They differ, he points out, principally in the subequal toothing of 
the calyx in the latter ; in K. elliiitica the calyx is strongly bi- 

The leaf-arrangement is somewhat curious. In one specimen 
it is distinctly ternate ; in another the leaves are set both oppo- 
sitely and alternately. The latter may be due to twisting or 


Thunbergia (§ Thunbergiopsis) Talbotiae S. Moore, sp. nov. 
Caule volubili sat crebro folioso puberulo ; foliis petiolatis ovatis 
basi late truncatis interdum levissime cordatis apice breviter 
acuminatis margine distanter dentatis brevissimeve lobulatis raro 
subintegris basi 5-nervibus firrae membranaceis supra scabridis 
vel saltem scabriusculis subtus pilis brevibus strigillosis indutis ; 
florihus majusculis longe pedunculatis ; pedunculis in axillis 
oppositis solitariis puberulis ; bracteolis ovato-oblongis apice 
subito brevissime acuminatis nervis paucis parallelis in sicco 
baud perspicuis humectatisve et reticulum plane aspectabilibus 
percursis ; calyce 5-angulari subtruncato (brevissime 5-dentato) 
pubescente ; corolla bracteolas facile superante tubo basi angus- 
tato superne gradatim amphficato lobis suborbicularibus tubo 
plane brevioribus; antheris stam. duorum basi bicalcaratis duorum 
loculo altero calcarato altero mutico ; stigmate infundibulari, 

In thick bush near Awa. No. 3391. 

A slender-stemmed climbing plant. Leaves for the most part 
6-5-8 cm. long, and 3-6 cm. broad, often 4-5 cm. in breadth at 
the very base, where may occasionally bo seen a slight tendency to 
hastation, acuminate part + 1 cm. long, with a filiform apex ;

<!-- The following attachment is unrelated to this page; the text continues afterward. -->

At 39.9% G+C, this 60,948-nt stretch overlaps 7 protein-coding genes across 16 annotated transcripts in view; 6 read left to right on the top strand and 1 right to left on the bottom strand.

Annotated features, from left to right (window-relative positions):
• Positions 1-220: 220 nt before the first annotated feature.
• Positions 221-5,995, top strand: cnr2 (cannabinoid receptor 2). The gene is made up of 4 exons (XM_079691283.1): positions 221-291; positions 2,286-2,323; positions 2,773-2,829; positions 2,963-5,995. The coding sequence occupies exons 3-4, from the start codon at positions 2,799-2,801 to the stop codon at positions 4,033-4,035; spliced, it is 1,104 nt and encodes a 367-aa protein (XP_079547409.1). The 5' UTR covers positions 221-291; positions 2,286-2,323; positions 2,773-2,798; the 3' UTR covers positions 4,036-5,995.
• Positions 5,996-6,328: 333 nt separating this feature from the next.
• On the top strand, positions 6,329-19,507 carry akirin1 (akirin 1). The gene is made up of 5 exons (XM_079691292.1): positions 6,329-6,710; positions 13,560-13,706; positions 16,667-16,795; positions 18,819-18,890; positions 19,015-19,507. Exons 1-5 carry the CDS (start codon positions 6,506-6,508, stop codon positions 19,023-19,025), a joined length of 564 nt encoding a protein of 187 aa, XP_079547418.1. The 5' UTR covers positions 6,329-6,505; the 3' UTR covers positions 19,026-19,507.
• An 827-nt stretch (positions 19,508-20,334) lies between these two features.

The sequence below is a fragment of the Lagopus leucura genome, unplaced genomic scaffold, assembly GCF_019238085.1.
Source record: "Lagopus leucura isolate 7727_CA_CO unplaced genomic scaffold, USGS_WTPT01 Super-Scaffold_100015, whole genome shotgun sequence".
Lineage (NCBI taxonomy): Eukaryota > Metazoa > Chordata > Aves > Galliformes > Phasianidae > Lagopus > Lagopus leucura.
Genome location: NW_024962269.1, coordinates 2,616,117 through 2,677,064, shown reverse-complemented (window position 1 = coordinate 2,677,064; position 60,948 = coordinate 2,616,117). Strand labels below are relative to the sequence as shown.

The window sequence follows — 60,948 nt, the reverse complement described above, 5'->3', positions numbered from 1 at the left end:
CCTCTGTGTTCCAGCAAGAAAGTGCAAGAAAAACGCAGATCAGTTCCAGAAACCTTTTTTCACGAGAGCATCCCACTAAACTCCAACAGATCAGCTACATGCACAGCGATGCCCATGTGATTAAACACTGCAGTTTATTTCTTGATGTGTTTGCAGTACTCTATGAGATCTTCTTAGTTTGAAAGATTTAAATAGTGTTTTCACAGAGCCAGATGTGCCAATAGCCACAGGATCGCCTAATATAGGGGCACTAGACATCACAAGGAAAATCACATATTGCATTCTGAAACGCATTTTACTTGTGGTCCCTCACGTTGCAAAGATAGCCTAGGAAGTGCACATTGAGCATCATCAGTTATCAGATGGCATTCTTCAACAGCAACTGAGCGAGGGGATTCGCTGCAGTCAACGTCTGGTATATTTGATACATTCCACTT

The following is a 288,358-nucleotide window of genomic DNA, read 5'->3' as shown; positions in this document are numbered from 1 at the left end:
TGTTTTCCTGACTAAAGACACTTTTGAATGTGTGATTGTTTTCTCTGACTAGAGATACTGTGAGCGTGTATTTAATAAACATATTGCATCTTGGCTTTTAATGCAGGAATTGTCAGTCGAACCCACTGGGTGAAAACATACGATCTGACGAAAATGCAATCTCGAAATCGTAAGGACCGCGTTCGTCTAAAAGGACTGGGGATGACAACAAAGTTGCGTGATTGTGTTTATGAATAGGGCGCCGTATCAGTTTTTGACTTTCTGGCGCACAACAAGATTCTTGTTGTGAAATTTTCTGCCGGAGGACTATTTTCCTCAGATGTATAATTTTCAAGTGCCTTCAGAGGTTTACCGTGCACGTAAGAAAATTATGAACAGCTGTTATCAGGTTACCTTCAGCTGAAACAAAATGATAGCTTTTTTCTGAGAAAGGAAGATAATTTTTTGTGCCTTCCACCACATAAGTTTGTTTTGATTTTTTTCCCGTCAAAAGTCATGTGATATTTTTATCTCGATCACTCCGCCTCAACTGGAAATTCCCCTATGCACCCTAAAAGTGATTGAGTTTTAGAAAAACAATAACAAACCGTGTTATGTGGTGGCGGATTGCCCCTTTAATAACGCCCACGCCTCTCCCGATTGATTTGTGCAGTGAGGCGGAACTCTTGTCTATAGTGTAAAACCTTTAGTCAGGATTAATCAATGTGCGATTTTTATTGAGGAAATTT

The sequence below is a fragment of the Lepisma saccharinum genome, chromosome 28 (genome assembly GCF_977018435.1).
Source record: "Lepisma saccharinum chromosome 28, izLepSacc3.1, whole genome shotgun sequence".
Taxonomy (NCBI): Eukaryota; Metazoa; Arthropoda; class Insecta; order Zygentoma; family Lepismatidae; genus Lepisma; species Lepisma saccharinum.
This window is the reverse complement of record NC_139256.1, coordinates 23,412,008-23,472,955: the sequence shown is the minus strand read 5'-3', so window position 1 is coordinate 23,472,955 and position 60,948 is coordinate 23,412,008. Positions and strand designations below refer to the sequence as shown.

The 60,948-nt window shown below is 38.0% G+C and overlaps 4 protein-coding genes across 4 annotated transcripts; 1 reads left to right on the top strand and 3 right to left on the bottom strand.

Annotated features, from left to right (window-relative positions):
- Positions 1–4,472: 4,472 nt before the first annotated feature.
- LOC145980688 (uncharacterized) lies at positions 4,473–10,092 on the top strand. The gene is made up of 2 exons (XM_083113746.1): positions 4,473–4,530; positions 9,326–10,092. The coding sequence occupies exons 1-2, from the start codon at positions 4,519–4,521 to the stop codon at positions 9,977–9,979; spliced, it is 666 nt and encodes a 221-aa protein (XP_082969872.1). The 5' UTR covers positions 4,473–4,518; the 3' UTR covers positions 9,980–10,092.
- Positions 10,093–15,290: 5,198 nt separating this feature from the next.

petioles 7-20 mm. long, excavated above, puberulous. Pedicels 


4-5-5-5 cm. long. Bracteoles 35 x 18 mm., thinly membranaceous. 
Floivers white. Calyx 1 mm. high. Narrowed base of corolla 
8 mm. long, 5-7 mm. broad, widened portion 30 mm. long, at the 
throat 22 mm., diam 8 ; lobes up to 15 x 13 mm. Filaments 
fleshy, swollen below, 10 mm. long. Anthers shaggy-haired in 
front, 10 mm. long or somewhat less, the incurved spurs 2-3 mm, 
long. Disk fleshy, reaching as high as the calyx. Ovary glabrous, 
3 mm. long. Style 22 mm. long, glabrous. Stigma 6 mm. in 
length, at the mouth 4-5 mm., broad, size gradually diminishing 
till at the bottom it is only 1 mm. in breadth. Capsule not seen. 

This should be placed in the genus near T. cordata Lindau 
and T. togoensis Lindau, from both of which it differs in many 
important respects. 

Physacanthus inflatus Clarke. Believed to be the first Nigerian 
record for this Cameroons plant. The flowers are mauve with 
white centre. No. 3301. 

Asystasia dryaclum S. Moore. Previously known only from 
Oban. No. 3114. 

Justicia Talhotii S. Moore. Previously collected in the Oban 
district. No. 3396. 

Dicliptera Talbotii S. Moore, sp. nov. Planta spithamea 
ramulis sat tenuibus aliquanto anfractuosis angulatis cito glabres- 
centibus ; foliis parvis ellipticis basi apiceque obtusis tenuiter 
membranaceis glabris ; involucris 2-floris in glomerulos breves 
ovatos densos vel densiusculos axillares terminalesve dispositis ; 
foliis floralibus parvis linearibus subulatis patentibus glabris ; 
bracteolis exteriorihus oblongo-obovatis acutis 3-nervibus dense